http://www.dariamusic.com/cajon.php

Ukulele – Hawaii
Poster and Coloring Page
https://www.teacherspayteachers.com/Product/The-Ukulele-A-Stringed-Instrument-from-Hawaii-Mini-Poster-and-Coloring-Page-1095283

Charango – Peru
Poster and Coloring Page
https://www.teacherspayteachers.com/Product/The-Charango-An-Instrument-from-South-America-Mini-Poster-and-Coloring-Page-613417

Sistrum posterSistrum – Egypt
Color or Craft One At:
http://www.dariamusic.com/crafts.php

Didgeridoo – Australia
Hear, Color or Craft One At:
http://www.dariamusic.com/didgeridoo.php

Vuvuzelas – The Horn That Is Loved (And Hated) All Over The World!

Although this horn originated in South Africa, it seems to have found it’s way all over the planet – especially where soccer fans want to cheer on their team.   One South African fan claims he fabricated the original vuvuzela from a metal bicycle horn, but since that time you can see many different versions made from a variety of materials, including some pretty creative homemade horns such as some of the ones seen here.

We’re grateful to the Media Club South Africa for sharing these many images of how different cultures have adopted, altered or welcomed this unique instrument into their world.

Above: A vuvuzela playing a duet with a Slovakian wind instrument called the fujara.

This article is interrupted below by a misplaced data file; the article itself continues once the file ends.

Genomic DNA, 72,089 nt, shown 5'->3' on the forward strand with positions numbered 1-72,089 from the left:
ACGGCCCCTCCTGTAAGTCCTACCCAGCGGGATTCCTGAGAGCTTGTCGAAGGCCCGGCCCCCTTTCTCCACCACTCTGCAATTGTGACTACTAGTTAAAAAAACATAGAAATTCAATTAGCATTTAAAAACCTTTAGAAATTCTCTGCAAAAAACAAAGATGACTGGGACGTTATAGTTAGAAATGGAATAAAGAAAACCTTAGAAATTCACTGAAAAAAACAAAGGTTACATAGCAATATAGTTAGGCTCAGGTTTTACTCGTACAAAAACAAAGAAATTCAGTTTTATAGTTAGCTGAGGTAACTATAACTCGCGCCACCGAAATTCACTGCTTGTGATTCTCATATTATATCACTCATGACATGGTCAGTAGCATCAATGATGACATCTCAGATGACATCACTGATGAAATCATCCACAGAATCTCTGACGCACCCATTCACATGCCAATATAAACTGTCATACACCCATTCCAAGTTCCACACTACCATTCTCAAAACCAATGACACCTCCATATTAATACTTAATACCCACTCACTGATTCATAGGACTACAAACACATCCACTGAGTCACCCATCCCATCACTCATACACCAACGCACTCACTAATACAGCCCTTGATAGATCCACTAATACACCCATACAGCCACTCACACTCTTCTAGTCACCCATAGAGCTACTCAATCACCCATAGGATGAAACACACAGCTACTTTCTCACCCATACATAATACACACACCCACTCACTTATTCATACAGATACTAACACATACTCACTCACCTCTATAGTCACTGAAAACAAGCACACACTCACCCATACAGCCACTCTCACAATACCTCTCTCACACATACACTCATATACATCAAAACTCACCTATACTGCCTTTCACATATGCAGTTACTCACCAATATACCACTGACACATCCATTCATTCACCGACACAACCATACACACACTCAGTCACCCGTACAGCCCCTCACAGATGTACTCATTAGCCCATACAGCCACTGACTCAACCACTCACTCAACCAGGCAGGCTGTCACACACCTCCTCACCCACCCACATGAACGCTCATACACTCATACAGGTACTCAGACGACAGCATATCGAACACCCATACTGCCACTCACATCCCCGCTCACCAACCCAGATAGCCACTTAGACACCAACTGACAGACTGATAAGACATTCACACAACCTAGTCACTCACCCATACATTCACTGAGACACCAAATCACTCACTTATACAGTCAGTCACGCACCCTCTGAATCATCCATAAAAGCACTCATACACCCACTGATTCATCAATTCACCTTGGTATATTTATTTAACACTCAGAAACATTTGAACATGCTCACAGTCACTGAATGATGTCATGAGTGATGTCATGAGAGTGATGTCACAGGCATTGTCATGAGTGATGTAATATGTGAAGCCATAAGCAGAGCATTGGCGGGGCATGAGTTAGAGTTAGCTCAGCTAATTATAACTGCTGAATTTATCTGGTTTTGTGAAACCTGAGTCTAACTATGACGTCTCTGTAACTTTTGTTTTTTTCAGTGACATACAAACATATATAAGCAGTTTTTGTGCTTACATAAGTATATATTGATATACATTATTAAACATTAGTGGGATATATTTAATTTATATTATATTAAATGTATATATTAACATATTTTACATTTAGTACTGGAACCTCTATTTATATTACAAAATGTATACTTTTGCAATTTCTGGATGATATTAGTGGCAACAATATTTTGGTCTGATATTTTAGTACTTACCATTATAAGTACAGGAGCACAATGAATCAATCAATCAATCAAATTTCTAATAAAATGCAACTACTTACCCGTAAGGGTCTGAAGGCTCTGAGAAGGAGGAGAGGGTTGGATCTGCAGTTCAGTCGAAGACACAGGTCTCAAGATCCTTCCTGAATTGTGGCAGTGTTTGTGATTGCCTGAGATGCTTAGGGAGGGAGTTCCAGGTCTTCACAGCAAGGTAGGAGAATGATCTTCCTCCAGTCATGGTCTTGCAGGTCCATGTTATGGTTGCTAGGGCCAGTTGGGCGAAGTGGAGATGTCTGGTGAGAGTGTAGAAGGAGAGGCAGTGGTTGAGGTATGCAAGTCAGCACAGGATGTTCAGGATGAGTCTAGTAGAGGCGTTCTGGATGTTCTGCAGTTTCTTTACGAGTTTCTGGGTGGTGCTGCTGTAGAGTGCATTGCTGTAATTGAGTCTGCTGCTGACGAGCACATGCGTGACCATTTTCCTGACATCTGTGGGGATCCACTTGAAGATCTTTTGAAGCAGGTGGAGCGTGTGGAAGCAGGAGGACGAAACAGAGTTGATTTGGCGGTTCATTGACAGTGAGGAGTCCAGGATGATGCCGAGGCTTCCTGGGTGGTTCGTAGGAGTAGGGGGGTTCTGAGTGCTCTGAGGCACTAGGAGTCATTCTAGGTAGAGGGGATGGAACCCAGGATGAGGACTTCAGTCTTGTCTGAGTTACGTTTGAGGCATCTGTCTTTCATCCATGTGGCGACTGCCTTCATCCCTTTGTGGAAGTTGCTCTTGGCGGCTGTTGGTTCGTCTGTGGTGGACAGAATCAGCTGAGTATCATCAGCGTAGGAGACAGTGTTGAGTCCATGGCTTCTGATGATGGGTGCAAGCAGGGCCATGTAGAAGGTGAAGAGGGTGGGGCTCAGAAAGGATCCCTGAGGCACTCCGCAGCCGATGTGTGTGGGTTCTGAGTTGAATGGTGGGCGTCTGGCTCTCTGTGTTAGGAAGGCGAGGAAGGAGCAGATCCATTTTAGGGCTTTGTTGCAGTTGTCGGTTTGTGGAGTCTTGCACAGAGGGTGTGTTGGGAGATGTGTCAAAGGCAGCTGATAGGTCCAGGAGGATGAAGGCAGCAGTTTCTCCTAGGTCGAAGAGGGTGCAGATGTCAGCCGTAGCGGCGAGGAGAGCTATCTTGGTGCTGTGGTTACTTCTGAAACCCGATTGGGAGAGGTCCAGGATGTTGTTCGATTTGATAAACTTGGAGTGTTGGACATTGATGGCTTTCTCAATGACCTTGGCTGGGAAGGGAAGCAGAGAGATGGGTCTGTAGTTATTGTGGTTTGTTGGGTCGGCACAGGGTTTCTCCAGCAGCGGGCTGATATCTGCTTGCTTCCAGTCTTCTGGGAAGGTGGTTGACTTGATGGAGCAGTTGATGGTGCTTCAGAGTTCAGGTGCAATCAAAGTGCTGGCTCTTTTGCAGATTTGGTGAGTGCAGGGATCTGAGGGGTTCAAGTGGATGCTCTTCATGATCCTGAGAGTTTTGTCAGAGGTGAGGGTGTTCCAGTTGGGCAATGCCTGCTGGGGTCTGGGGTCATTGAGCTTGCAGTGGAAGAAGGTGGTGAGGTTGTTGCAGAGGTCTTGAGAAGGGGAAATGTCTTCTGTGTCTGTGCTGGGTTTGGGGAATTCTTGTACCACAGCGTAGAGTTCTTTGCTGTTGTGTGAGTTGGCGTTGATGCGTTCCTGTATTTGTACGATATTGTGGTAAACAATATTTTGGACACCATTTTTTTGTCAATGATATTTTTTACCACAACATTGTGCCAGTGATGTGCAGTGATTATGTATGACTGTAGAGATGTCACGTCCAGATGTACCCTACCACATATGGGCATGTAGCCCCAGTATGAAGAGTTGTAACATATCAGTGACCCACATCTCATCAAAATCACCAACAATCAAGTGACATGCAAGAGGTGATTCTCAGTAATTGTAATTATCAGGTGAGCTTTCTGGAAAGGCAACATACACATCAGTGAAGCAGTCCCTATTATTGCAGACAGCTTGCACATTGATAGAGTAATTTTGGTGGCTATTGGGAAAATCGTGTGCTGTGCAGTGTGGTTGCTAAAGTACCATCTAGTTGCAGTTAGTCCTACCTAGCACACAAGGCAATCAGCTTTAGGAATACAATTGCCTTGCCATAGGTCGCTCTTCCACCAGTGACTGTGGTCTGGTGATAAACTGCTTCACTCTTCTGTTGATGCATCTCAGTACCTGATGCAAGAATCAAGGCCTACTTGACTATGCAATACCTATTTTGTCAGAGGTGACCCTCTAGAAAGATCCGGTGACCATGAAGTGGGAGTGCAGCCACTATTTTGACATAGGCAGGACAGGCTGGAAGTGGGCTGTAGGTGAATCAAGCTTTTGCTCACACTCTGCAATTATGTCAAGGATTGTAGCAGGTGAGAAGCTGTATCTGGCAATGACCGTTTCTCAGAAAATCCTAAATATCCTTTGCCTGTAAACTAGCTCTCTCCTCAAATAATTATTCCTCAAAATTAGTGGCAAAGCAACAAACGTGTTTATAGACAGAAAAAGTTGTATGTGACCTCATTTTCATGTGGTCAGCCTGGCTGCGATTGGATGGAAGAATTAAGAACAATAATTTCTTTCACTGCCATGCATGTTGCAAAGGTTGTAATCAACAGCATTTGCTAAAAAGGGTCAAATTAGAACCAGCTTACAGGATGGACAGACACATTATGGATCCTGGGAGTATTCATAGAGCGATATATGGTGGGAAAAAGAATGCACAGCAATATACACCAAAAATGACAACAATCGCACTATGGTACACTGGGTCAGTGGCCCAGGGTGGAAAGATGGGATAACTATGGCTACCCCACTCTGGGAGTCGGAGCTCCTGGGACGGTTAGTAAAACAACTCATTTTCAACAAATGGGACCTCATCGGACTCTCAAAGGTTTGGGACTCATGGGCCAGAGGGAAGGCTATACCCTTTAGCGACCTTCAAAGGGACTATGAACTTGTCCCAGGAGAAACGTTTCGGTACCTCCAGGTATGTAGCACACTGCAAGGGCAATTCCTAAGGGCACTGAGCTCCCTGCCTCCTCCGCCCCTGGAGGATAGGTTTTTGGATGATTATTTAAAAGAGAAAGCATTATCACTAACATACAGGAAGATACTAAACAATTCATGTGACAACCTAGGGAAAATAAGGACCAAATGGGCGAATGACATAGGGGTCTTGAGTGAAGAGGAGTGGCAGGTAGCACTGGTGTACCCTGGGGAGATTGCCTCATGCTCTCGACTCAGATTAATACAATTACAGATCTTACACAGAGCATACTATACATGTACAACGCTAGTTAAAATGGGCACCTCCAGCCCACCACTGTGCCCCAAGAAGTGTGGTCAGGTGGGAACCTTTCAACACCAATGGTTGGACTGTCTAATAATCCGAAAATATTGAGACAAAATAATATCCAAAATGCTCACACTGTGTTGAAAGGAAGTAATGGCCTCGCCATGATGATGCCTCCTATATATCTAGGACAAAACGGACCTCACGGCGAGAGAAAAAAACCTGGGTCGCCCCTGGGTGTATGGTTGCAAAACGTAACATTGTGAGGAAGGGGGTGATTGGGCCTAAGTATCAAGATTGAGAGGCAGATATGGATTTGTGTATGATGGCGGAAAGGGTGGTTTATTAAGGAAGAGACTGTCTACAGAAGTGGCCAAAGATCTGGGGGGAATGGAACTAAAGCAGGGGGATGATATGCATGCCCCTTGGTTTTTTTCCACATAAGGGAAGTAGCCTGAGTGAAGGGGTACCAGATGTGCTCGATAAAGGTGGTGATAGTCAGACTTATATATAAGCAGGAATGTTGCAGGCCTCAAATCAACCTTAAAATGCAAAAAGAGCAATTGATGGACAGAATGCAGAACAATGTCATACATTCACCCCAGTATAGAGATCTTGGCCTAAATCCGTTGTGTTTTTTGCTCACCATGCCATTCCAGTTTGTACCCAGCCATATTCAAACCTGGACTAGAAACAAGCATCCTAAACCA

Above left:  A homemade vuvuzela decorated in team colors played by a child in São José dos 
Campos, Brazil.

Above right: A dad and daughter in Seoul, South Korea watch their team at the 2010 Fifa World Cup match.

Below left: Even Spiderman loves the vuvuzela! Photo from Berlin, Germany, 2010 Fifa World Cup 
quarterfinals.

Below right:  A soccer fan from Uruguay plays his homemade version of a vuvuzela as his team beats Ghana in the 2010 Fifa World Cup 
match.

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During June 2013, you can win a vuvuzela on DARIA’s monthly song page here:

http://www.dariamusic.com/monthly_song.php

You can also find easy directions to make your own from recycled materials here:

http://www.dariamusic.com/docs/Vuvuzela.pdf

What is a Vuvuzela?